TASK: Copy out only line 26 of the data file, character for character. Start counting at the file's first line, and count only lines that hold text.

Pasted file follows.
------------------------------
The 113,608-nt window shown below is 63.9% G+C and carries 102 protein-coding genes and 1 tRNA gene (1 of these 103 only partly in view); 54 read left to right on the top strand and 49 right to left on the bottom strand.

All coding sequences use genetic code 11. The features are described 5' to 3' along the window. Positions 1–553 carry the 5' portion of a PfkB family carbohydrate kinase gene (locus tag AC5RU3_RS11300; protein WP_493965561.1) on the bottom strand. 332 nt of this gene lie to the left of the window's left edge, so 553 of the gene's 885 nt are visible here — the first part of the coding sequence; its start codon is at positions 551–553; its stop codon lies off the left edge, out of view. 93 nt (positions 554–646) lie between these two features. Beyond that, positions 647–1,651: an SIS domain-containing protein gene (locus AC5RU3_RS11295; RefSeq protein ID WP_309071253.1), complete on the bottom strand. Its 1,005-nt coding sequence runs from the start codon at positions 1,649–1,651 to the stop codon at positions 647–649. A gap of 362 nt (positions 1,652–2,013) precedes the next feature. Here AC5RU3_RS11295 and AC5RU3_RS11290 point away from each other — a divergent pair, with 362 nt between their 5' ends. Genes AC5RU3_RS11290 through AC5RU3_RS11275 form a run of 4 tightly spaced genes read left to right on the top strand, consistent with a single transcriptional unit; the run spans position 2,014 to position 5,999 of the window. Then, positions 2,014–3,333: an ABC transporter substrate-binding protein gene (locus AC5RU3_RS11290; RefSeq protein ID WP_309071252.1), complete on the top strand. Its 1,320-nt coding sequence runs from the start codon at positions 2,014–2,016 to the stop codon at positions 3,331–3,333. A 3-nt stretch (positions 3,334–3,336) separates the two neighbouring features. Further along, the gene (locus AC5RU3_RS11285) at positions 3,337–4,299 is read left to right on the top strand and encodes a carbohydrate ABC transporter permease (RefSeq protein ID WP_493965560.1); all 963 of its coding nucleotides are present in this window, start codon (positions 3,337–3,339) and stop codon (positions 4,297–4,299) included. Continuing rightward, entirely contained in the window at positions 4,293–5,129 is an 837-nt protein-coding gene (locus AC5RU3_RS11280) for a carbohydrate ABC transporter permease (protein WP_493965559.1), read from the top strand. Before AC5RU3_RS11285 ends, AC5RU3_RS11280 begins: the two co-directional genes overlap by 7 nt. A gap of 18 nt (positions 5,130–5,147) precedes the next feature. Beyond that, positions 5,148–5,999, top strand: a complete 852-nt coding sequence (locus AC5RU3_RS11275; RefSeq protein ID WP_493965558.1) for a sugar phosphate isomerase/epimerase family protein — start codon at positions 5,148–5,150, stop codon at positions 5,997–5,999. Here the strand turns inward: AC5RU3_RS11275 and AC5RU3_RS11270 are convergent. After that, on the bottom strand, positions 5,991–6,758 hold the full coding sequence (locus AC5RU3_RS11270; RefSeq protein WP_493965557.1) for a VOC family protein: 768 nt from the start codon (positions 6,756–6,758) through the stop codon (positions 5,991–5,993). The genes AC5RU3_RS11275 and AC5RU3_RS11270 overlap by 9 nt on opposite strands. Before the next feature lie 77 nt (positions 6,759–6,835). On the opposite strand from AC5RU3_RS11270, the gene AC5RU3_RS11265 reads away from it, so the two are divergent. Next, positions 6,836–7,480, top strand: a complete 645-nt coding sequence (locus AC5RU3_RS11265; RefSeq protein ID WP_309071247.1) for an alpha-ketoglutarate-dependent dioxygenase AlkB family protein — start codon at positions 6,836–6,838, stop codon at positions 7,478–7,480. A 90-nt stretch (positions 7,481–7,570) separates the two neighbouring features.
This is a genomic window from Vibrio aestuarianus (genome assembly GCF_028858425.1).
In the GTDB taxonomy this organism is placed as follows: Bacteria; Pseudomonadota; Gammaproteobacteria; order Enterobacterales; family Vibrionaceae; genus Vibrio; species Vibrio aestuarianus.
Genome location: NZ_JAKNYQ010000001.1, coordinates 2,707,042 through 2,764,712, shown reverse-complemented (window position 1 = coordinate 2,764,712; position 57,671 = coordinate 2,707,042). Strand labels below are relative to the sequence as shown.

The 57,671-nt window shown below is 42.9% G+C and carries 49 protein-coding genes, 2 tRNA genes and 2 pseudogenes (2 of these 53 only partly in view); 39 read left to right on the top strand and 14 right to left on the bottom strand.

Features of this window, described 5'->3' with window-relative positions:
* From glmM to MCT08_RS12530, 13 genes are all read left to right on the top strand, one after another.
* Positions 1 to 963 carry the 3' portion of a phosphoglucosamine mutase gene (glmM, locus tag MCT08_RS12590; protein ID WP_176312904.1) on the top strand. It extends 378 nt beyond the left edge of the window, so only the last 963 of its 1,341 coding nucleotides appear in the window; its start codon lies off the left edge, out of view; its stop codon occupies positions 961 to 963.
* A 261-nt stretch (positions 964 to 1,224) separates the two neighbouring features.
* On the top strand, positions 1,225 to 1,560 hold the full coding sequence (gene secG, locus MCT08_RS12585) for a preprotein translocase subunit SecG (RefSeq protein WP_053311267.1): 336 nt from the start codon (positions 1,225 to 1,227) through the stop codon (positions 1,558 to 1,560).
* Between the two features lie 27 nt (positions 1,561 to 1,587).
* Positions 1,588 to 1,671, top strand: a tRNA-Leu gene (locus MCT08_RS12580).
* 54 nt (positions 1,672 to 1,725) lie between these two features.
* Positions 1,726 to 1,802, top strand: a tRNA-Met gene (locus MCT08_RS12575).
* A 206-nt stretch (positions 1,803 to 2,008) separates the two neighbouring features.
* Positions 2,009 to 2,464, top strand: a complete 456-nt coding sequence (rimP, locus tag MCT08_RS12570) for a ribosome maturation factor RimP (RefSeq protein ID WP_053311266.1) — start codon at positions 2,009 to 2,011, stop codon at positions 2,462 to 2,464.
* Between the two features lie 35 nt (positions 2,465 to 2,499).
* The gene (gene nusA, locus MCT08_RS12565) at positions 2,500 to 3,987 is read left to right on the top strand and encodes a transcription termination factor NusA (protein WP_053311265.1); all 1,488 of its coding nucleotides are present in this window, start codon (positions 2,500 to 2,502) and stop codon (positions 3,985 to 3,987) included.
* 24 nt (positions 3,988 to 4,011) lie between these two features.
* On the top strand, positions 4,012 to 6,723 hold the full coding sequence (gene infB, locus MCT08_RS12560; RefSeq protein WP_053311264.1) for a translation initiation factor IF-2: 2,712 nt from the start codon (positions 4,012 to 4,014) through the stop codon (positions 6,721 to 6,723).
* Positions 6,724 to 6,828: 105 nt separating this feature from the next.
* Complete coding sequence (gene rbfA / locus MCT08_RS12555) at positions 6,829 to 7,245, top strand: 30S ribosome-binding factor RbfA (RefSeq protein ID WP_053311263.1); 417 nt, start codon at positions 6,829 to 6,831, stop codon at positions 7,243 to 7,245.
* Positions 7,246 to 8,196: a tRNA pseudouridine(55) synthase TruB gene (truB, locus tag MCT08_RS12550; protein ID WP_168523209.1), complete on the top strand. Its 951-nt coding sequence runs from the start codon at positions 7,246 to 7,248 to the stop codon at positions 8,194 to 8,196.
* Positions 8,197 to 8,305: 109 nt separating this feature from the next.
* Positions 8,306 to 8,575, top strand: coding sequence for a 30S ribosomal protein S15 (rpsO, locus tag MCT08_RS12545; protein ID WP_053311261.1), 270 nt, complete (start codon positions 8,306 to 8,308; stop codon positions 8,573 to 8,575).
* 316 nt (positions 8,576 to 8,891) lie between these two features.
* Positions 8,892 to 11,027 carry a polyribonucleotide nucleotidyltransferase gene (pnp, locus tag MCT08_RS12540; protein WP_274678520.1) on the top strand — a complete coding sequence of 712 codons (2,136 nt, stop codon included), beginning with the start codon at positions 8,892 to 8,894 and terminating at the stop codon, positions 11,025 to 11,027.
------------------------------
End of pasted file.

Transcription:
* Positions 8,306 to 8,575, top strand: coding sequence for a 30S ribosomal protein S15 (rpsO, locus tag MCT08_RS12545; protein ID WP_053311261.1), 270 nt, complete (start codon positions 8,306 to 8,308; stop codon positions 8,573 to 8,575).